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2016 NFL Draft Profile: TCU wide receiver Josh Doctson

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If the Bengals end up taking a wide receiver in the first round of the NFL draft, Doctson could be a dynamic prospect who is in play.

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Much has been made about the Bengals' need at wide receiver this year. We've discussed Marvin Jones's departure for the Detroit Lions and Mohamed Sanu's departure for the Atlanta Falcons, but speculation on how the team will handle the situation remains. They've already signed Brandon LaFell, but they've also been meeting with plenty of wide receiver prospects for the draft.

One of those prospects is Josh Doctson out of TCU. He has been a popular pick for the Bengals in many mock drafts. He makes a lot of sense for them as a dynamic playmaker who can really complement the playing style of A.J. Green. But, it will likely take their first round pick and maybe even a trade up to get him.

Josh Doctson

Height/weight: 6'2", 202 lbs

Arm Length: 31 7/8"

40-Yard Dash: 4.50 sec

Vertical Jump: 41.0"

Broad Jump: 131.0"

60-yard shuttle: 11.06 sec

NFL Comparisons:Terrance Williams (, DeAndre Hopkins (Walter Football)

Even though he has been a popular target for the Bengals in many mocks, there's a chance that Doctson doesn't fall to the Bengals at all. He's not considered the best receiver in the draft, but with a few receiver-needy teams picking ahead of the Bengals, it could really be a matter of how things pan out ahead of pick No. 24. However, he is considered a big time prospect who should have a very productive career in the NFL. He would be hard to pass up if he is available when the Bengals pick.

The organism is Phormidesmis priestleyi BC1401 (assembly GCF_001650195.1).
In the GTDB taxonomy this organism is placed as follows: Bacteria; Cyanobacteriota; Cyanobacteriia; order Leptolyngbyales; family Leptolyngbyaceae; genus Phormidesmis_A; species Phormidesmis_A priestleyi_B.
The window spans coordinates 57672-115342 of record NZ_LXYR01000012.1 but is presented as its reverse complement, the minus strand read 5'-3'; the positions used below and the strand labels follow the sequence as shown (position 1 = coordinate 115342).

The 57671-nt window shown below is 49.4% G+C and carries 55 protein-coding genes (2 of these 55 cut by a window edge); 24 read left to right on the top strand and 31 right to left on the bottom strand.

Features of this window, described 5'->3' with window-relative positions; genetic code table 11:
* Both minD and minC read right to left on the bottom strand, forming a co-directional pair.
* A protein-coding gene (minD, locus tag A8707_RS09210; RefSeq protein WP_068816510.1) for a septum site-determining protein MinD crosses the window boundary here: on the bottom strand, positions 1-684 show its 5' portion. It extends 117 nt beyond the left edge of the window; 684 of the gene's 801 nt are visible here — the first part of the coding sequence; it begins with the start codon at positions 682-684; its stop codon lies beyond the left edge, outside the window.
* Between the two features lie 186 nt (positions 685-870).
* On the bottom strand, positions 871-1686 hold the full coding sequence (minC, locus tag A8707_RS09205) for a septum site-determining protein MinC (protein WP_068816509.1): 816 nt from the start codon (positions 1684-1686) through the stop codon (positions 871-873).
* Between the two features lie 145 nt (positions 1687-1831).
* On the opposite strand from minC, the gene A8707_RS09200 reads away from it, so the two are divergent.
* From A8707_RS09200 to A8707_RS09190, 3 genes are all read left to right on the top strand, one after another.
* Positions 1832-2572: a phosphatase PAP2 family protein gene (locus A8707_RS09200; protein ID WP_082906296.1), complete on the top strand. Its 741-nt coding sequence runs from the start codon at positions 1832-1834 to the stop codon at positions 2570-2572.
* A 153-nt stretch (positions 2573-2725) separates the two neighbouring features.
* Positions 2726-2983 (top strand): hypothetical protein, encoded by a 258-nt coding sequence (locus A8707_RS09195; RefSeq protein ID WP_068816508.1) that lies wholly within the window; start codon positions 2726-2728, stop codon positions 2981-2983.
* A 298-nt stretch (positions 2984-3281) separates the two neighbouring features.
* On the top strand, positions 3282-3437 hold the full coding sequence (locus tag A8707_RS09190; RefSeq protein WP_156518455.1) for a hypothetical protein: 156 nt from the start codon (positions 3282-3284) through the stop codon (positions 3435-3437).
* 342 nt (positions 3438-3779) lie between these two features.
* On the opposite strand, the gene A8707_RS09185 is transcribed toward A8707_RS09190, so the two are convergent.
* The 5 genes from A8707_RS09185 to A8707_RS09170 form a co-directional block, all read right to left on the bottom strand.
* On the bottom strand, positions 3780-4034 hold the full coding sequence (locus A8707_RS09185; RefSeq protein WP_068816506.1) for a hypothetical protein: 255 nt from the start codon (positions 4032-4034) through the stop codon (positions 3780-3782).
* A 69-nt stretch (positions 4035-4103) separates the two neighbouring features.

Doctson would be an excellent pairing with Green. If you get the ball to him, he's very likely to catch it and pick up plenty of yards after the fact. He could easily step into the role that Jones played, except his sheer physical presence should be enough to make him even more effective than Jones had the capability to be. The Bengals would do well to pick up a player of his talent to reinforce a position that was one of the best in the NFL before the exodus that occurred in free agency.

Strengths: Doctson knows what it means and what it takes to pull your weight as a team's top receiver. He was targeted nearly 40 percent of the time at TCU. A lot of that has to do with the fact that, if you get the ball to him, he's probably going to do something spectacular after the catch. He has a very good chance of finding the endzone from virtually anywhere on the field, which is a quality the Bengals will miss without Marvin Jones. He's not a highlight reel-type ball catcher, but he'll make or contest just about every catch with his 9 7/8" hands and 31 7/8" arms.

Weaknesses: He never seemed to have much of an issue against physical cornerbacks at TCU, but, his leaner frame could lead to this being a fairly significant area of concern, especially in the AFC North. He could probably stand to improve on his route-running. It's not a huge problem, but there's a good chance he's not going to burn anyone with his technique. He's also not much of a blocker and doesn't have much experience against press coverage. Most of the criticisms against him are negligible compared to his talent and ability with the ball, but these are still things that any interested NFL teams should be aware of.

Bottom Line: Doctson can be exactly the kind of player the Bengals need to continue possessing one of the best receiving corps in the NFL. His ability to produce yards after the catch is particularly enticing, as Green tends to struggle with this aspect (3.6 YAC in 2015). In the short term, he would be a great injection of talent for a reeling Bengals' receiving corps.

Projected round: 1